-- Inventories added 0.17% to the headline number, up 0.22pp from the previous report and, more importantly, up 1.08pp from the prior quarter. It is important to remember that the BEA's inventory numbers are exceptionally noisy (and susceptible to significant distortions/anomalies caused by commodity pricing or currency swings) while ultimately representing a zero reverting (and long term essentially zero sum) series.

-- The contribution to the headline from governmental spending was revised to 0.28%, down -0.07pp from the previous report and down -0.54pp from the prior quarter.

-- The contribution from exports was revised to 0.11%, up 0.02pp from the previous report and up 0.80pp from the prior quarter.

-- Imports subtracted -0.22% annualized 'growth' from the headline number, down -0.05pp from the previous report and down -0.23pp from the prior quarter. Foreign trade contributed a net -0.11pp to the headline number.

-- The annualized growth in the 'real final sales of domestic product' was revised to 1.96%, down -0.02pp from the previous report and down -0.96pp from the prior quarter. This is the BEA's 'bottom line' measurement of the economy (and it excludes the inventory data).

-- As mentioned above, real per-capita annualized disposable income was revised $-102 lower than in the previous estimate. The annualized household savings rate was 7.9% (down -0.2pp from the previous report). In the 45 quarters since 2Q-2008 the cumulative annualized growth rate for real per-capita disposable income has been 1.48%.


The Numbers, As Revised

As a quick reminder, the classic definition of the GDP can be summarized with the following equation :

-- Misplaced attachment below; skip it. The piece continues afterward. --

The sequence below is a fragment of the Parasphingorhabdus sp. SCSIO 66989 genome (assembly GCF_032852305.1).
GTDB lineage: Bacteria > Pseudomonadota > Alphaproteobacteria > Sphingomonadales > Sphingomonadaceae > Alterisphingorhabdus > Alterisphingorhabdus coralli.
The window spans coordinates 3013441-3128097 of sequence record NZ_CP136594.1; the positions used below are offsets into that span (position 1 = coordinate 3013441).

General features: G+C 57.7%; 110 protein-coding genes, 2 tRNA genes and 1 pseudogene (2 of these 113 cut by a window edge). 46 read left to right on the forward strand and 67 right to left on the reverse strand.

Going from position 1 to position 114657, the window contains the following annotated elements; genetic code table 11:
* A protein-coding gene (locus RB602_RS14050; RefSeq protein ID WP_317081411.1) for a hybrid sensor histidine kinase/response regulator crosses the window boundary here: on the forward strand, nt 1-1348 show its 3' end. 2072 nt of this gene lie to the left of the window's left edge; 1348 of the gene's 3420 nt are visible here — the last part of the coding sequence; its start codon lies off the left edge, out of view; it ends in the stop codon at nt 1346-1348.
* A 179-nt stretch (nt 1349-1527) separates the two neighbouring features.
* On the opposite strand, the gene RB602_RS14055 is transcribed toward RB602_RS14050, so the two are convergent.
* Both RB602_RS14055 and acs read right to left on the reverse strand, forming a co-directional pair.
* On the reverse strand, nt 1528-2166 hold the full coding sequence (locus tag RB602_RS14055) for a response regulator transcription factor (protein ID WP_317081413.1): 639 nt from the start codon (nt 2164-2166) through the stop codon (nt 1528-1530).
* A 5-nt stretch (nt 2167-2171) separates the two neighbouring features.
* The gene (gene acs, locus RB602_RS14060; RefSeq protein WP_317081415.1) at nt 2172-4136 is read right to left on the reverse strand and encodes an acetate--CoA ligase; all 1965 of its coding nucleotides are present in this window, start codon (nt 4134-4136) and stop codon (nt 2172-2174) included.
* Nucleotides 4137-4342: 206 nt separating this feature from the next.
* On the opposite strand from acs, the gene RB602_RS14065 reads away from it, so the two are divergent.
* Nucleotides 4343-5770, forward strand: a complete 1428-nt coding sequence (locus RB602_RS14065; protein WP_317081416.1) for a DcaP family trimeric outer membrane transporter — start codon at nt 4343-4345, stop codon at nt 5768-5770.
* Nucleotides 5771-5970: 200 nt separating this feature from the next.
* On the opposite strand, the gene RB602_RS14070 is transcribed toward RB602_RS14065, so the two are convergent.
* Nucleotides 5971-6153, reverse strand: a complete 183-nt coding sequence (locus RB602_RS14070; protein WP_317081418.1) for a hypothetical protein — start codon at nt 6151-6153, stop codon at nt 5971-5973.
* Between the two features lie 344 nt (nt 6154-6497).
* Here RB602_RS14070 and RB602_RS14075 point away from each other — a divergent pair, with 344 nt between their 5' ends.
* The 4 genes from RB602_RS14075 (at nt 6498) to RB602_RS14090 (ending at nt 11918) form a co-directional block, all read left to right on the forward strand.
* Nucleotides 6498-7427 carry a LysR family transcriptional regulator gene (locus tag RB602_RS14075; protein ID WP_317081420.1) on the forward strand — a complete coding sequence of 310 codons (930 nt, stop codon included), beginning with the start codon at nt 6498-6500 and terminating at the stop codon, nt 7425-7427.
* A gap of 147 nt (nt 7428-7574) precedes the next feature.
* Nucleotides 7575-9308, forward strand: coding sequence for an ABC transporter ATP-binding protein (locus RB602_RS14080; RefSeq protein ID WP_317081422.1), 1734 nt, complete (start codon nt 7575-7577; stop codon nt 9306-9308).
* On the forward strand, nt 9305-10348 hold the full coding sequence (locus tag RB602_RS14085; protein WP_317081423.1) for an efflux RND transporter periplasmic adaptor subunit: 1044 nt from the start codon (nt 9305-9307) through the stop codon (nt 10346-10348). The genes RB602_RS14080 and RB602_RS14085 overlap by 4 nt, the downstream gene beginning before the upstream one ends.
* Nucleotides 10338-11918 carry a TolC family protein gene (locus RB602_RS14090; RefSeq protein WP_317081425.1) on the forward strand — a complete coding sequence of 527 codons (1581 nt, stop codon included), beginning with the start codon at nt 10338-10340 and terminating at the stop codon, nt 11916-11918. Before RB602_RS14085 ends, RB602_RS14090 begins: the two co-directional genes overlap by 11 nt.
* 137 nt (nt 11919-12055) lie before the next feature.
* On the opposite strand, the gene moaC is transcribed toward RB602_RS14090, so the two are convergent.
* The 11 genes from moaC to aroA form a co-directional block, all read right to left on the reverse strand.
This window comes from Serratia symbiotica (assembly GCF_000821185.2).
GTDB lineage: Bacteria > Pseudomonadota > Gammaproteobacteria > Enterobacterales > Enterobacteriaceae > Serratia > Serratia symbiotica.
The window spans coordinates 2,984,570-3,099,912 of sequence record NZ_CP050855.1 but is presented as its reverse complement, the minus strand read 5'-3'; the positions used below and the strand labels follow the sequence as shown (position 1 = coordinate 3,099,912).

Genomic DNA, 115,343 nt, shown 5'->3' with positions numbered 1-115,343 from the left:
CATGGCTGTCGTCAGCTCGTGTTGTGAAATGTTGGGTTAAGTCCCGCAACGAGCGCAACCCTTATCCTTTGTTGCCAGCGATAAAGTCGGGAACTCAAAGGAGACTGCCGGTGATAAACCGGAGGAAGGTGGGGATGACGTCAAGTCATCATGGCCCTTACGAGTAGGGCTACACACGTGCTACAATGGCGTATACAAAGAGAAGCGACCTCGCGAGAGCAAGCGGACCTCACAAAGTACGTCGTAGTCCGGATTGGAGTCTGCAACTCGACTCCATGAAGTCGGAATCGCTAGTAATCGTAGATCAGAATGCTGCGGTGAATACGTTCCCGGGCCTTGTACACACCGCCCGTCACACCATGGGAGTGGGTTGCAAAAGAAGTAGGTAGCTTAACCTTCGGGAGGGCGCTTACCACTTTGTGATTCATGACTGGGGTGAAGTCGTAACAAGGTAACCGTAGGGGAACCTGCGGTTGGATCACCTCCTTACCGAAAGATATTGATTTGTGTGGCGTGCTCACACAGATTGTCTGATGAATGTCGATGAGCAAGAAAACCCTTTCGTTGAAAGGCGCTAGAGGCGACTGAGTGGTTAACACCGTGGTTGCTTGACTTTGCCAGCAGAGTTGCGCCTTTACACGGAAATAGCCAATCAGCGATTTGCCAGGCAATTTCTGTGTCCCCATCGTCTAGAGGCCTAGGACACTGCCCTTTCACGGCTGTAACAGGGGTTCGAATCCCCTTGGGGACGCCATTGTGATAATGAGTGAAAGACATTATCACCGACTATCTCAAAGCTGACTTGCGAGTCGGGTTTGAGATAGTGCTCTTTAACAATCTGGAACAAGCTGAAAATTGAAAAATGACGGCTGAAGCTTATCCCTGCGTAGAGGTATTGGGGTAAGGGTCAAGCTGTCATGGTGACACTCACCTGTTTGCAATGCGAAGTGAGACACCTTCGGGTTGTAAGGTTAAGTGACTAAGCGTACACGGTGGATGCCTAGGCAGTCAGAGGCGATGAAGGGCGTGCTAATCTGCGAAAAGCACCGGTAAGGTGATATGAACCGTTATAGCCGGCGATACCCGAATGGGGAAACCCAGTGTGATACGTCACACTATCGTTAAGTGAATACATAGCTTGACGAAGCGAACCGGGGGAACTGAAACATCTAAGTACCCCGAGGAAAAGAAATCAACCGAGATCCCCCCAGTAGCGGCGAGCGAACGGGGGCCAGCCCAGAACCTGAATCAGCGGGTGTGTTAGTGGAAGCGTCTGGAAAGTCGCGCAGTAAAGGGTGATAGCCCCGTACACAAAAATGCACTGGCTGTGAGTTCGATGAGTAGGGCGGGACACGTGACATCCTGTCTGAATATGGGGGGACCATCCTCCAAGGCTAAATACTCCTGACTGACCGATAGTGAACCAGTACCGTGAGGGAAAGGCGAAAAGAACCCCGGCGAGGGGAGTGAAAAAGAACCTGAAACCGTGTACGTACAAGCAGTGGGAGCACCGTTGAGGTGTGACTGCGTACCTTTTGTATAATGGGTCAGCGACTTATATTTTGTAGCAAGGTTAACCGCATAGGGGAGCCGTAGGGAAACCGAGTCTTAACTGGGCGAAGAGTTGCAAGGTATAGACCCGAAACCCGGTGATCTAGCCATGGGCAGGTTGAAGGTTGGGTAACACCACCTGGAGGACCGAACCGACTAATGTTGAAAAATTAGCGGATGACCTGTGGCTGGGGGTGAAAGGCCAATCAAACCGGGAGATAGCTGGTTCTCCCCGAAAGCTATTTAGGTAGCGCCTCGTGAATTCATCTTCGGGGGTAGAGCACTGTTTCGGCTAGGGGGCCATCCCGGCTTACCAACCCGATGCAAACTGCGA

GDP = private consumption + gross private investment + government spending + (exports - imports)

or, as it is commonly expressed in algebraic shorthand :

GDP = C + I + G + (X-M)

In the new report the values for that equation (total dollars, percentage of the total GDP, and contribution to the final percentage growth number) are as follows :

BEA Revises Third Quarter 2019 GDP Growth Upward To 2.13%

The quarter-to-quarter changes in the contributions that various components make to the overall GDP can be best understood from the table below, which breaks out the component contributions in more detail and over time. In the table below we have split the "C" component into goods and services, split the "I" component into fixed investment and inventories, separated exports from imports, added a line for the BEA's "Real Final Sales of Domestic Product" and listed the quarters in columns with the most current to the left :

BEA Revises Third Quarter 2019 GDP Growth Upward To 2.13%

Summary and Commentary

Except for the inventory number, most of this report's changes can be characterized as statistical noise. The take-aways from the report can be summarized as follows:

  • The improved headline growth came from growing inventories. That is not a good economic signal in and of itself, and it does not reflect improved domestic consumption.
  • The material drop from the prior quarter's greater than +3% growth in consumer spending for goods and services was confirmed.

Last month we mentioned that "Fear, Uncertainty and Doubt" ("FUD") can be as much of a factor in consumer spending rates as horrendous weather. Let's hope that consumer holiday spending largely ignores the ongoing political storms in Washington.